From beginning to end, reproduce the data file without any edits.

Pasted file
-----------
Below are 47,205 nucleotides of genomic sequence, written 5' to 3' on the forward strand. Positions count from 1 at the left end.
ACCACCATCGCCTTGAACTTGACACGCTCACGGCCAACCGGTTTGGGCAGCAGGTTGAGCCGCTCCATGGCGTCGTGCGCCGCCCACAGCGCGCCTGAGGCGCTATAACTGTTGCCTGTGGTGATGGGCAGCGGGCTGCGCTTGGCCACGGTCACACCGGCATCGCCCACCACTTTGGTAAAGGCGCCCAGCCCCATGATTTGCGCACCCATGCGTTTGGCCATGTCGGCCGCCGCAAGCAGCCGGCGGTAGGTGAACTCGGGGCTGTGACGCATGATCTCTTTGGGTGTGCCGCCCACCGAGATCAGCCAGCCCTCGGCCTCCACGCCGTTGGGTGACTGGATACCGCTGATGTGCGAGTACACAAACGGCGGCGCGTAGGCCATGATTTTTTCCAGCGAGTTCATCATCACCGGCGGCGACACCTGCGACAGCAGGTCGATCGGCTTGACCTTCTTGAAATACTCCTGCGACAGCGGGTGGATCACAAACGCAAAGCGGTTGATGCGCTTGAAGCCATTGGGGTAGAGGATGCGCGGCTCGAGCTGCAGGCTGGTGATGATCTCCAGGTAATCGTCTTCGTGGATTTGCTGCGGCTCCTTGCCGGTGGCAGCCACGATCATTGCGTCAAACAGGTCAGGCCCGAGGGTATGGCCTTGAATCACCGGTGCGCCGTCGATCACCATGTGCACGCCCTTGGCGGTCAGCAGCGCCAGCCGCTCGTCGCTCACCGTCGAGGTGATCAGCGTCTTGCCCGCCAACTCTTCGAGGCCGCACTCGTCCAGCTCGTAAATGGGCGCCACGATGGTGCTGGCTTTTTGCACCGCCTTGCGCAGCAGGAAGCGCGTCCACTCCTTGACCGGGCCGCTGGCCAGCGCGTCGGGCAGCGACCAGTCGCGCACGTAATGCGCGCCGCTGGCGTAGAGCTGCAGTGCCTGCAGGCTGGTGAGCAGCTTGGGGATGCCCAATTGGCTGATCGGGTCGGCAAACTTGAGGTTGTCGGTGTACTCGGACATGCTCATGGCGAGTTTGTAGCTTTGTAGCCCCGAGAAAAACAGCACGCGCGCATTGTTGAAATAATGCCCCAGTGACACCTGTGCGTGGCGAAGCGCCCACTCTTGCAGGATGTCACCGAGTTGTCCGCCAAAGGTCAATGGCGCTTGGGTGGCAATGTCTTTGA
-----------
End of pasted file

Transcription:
Below are 47,205 nucleotides of genomic sequence, written 5' to 3' on the forward strand. Positions count from 1 at the left end.
ACCACCATCGCCTTGAACTTGACACGCTCACGGCCAACCGGTTTGGGCAGCAGGTTGAGCCGCTCCATGGCGTCGTGCGCCGCCCACAGCGCGCCTGAGGCGCTATAACTGTTGCCTGTGGTGATGGGCAGCGGGCTGCGCTTGGCCACGGTCACACCGGCATCGCCCACCACTTTGGTAAAGGCGCCCAGCCCCATGATTTGCGCACCCATGCGTTTGGCCATGTCGGCCGCCGCAAGCAGCCGGCGGTAGGTGAACTCGGGGCTGTGACGCATGATCTCTTTGGGTGTGCCGCCCACCGAGATCAGCCAGCCCTCGGCCTCCACGCCGTTGGGTGACTGGATACCGCTGATGTGCGAGTACACAAACGGCGGCGCGTAGGCCATGATTTTTTCCAGCGAGTTCATCATCACCGGCGGCGACACCTGCGACAGCAGGTCGATCGGCTTGACCTTCTTGAAATACTCCTGCGACAGCGGGTGGATCACAAACGCAAAGCGGTTGATGCGCTTGAAGCCATTGGGGTAGAGGATGCGCGGCTCGAGCTGCAGGCTGGTGATGATCTCCAGGTAATCGTCTTCGTGGATTTGCTGCGGCTCCTTGCCGGTGGCAGCCACGATCATTGCGTCAAACAGGTCAGGCCCGAGGGTATGGCCTTGAATCACCGGTGCGCCGTCGATCACCATGTGCACGCCCTTGGCGGTCAGCAGCGCCAGCCGCTCGTCGCTCACCGTCGAGGTGATCAGCGTCTTGCCCGCCAACTCTTCGAGGCCGCACTCGTCCAGCTCGTAAATGGGCGCCACGATGGTGCTGGCTTTTTGCACCGCCTTGCGCAGCAGGAAGCGCGTCCACTCCTTGACCGGGCCGCTGGCCAGCGCGTCGGGCAGCGACCAGTCGCGCACGTAATGCGCGCCGCTGGCGTAGAGCTGCAGTGCCTGCAGGCTGGTGAGCAGCTTGGGGATGCCCAATTGGCTGATCGGGTCGGCAAACTTGAGGTTGTCGGTGTACTCGGACATGCTCATGGCGAGTTTGTAGCTTTGTAGCCCCGAGAAAAACAGCACGCGCGCATTGTTGAAATAATGCCCCAGTGACACCTGTGCGTGGCGAAGCGCCCACTCTTGCAGGATGTCACCGAGTTGTCCGCCAAAGGTCAATGGCGCTTGGGTGGCAATGTCTTTGA